Ecological restoration is the process of assisting the recovery of an ecosystem that has been degraded, damaged, or destroyed.
Ecosystems are dynamic communities of plants, animals, and microorganisms interacting with their physical environment as a functional unit.
These communities can be damaged, degraded, or destroyed by human activity.
Damage refers to an acute and obvious deleterious impact upon an ecosystem such as selective logging, road building, poaching, or invasions of non-native species.
Degradation refers to chronic human impacts resulting in the loss of biodiversity and the disruption of an ecosystem’s structure, composition, and functionality. Examples include: long-term grazing impacts, long-term over fishing or hunting pressure, and persistent invasions by non-native species.
Destruction is the most severe level of impact, when degradation or damage removes all macroscopic life and commonly ruins the physical environment. Ecosystems are destroyed by such activities as land clearing, urbanization, coastal erosion, and mining.
Ecological restoration seeks to initiate or accelerate ecosystem recovery following damage, degradation, or destruction.
Restoration practitioners do not carry out the actual work of ecosystem recovery. Rather, they create the conditions needed for recovery so the plants, animals, and microorganisms can carry out the work of recovery themselves. Assisting recovery can be as simple as removing an invasive species or reintroducing a lost species or a lost function (e.g., fire); or as complex as altering the geomorphology, planting dominant vegetation, changing the hydrology, and reintroducing extirpated wildlife.
The goal of ecological restoration is to return a degraded ecosystem to its historic trajectory, not its historic condition. The ecosystem may not necessarily recover to its former state since contemporary ecological realities, including global climate change, may cause it to develop along an altered trajectory, just as these same realities may have changed the trajectory of nearby undisturbed ecosystems. History plays an important role in restoration, but contemporary conditions must also be taken into consideration.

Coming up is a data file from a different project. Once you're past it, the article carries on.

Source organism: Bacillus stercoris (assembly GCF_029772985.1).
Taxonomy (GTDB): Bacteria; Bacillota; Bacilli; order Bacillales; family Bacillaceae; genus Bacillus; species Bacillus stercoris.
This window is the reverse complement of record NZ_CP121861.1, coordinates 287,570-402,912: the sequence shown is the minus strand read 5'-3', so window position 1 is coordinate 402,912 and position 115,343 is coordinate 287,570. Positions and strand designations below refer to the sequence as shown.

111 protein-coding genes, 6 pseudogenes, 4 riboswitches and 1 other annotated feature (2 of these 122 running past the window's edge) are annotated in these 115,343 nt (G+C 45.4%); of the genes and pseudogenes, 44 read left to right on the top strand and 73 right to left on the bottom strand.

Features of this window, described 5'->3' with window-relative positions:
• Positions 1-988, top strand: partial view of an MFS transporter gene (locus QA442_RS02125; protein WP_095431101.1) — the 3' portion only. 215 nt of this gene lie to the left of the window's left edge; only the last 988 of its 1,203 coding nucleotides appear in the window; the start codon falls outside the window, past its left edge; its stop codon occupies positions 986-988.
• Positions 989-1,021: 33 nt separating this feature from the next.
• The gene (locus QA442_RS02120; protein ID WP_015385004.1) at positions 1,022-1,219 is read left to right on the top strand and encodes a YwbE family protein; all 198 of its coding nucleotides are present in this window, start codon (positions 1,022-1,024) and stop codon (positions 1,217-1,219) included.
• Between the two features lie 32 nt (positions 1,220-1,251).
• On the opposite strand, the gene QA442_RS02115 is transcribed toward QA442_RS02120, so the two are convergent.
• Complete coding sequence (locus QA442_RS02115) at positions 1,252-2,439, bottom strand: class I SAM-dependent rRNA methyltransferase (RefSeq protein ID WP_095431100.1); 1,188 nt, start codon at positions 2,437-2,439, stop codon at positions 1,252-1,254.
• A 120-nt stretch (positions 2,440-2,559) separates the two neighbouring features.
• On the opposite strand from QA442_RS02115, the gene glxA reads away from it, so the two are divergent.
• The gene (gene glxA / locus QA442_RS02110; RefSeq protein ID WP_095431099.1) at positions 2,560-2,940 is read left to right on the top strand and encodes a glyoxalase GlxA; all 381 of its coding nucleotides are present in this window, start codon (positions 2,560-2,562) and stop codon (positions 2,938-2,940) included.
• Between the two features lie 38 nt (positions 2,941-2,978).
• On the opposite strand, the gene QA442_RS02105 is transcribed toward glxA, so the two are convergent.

When is restoration complete?
Ecological restoration aims to re-establish a self-organizing ecosystem on a trajectory to reach full recovery. While restoration activities can often place a degraded ecosystem on an initial trajectory of recovery relatively quickly, full recovery of the ecosystem can take years, decades, or even hundreds of years. For example, while we can initiate a forest restoration process by planting trees, for full recovery to be achieved, the site should be a fully functioning forest with mature trees in the age-classes representative of a mature native forest. If there were 500-year-old trees in the forest that was destroyed, then the restoration should logically take hundreds of years to achieve full recovery. During that recovery period, unforeseen barriers to recovery may be encountered, or additional restoration activities may become possible at later stages of development. Thus, while individual restoration activities may be completed, in most cases the restoration process continues as the ecosystem recovers and matures.
Restoration is not a substitute for conservation.
While we can successfully restore biodiversity, structure, and function to a degraded ecosystem, ecological restoration is not a substitute for conservation, nor should the promise of restoration be used to justify destruction or unsustainable use. In reality, restoration may not succeed in re-establishing the full assemblage of native species or the full extent of the original ecosystem’s structure and function.